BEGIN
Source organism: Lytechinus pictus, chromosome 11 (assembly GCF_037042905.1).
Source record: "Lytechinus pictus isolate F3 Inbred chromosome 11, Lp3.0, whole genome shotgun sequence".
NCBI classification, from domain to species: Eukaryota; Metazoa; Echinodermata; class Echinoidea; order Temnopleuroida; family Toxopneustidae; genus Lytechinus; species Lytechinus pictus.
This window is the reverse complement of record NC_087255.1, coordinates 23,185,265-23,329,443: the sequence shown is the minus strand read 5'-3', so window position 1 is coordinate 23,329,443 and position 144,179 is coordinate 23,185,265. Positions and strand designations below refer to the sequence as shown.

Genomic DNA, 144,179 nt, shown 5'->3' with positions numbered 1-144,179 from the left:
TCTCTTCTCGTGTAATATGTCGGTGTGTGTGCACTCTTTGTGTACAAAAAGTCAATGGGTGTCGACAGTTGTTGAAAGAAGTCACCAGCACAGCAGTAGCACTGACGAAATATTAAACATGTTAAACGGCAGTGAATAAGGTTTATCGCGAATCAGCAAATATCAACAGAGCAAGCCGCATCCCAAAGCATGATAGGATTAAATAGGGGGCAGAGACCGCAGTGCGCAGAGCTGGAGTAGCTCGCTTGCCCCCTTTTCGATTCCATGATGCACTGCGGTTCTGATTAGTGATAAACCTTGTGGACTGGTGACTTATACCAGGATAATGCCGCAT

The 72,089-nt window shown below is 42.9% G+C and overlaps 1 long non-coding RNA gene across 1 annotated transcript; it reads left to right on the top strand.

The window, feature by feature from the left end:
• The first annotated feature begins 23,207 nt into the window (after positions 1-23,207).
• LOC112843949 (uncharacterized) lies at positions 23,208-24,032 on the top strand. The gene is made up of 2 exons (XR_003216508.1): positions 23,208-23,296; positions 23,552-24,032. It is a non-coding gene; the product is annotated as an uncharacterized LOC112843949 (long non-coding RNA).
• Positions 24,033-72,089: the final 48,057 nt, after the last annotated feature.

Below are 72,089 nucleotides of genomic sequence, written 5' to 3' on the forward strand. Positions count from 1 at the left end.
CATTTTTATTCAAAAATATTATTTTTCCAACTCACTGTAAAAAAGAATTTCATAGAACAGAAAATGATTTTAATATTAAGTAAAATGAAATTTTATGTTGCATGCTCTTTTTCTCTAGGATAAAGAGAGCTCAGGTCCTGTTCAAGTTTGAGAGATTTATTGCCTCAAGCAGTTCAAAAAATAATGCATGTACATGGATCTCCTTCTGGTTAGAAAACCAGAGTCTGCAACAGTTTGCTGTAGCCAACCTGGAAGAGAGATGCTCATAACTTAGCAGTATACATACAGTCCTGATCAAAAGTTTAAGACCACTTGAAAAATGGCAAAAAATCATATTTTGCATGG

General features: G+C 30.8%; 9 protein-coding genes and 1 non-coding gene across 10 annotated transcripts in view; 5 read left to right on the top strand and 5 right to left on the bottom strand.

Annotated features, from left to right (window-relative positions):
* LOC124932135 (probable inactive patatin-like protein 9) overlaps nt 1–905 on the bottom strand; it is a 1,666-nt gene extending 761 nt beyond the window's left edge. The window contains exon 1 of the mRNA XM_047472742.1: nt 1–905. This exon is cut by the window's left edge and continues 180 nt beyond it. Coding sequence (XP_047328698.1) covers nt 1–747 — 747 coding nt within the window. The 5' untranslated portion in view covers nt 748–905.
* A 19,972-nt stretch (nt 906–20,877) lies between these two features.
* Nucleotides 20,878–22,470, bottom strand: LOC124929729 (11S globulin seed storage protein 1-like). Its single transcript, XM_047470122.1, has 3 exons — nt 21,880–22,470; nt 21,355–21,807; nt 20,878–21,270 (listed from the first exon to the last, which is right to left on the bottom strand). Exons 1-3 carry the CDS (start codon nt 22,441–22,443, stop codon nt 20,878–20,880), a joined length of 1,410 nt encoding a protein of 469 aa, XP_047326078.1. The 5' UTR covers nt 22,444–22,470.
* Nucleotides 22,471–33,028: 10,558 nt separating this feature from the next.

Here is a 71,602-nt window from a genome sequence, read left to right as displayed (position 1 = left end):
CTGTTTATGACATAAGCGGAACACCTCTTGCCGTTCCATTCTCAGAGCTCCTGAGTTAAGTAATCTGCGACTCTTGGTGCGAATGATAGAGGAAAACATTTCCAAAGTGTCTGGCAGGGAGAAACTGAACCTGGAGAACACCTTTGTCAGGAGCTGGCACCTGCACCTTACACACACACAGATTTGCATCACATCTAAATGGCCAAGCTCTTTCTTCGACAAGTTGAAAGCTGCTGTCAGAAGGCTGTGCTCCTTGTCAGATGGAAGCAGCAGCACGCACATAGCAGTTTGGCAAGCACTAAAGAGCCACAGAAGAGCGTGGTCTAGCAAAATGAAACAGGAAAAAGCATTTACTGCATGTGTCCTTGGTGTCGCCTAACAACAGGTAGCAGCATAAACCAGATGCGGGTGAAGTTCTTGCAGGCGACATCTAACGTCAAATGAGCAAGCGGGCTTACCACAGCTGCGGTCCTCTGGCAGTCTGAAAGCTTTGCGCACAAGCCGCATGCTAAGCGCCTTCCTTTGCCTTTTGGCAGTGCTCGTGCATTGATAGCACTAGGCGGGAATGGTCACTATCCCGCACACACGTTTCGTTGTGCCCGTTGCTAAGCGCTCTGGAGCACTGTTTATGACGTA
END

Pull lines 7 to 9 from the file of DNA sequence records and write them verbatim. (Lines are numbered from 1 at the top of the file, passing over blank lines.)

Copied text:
The 72,089-nt window shown below is 42.9% G+C and overlaps 1 long non-coding RNA gene across 1 annotated transcript; it reads left to right on the top strand.

The window, feature by feature from the left end:
• The first annotated feature begins 23,207 nt into the window (after positions 1-23,207).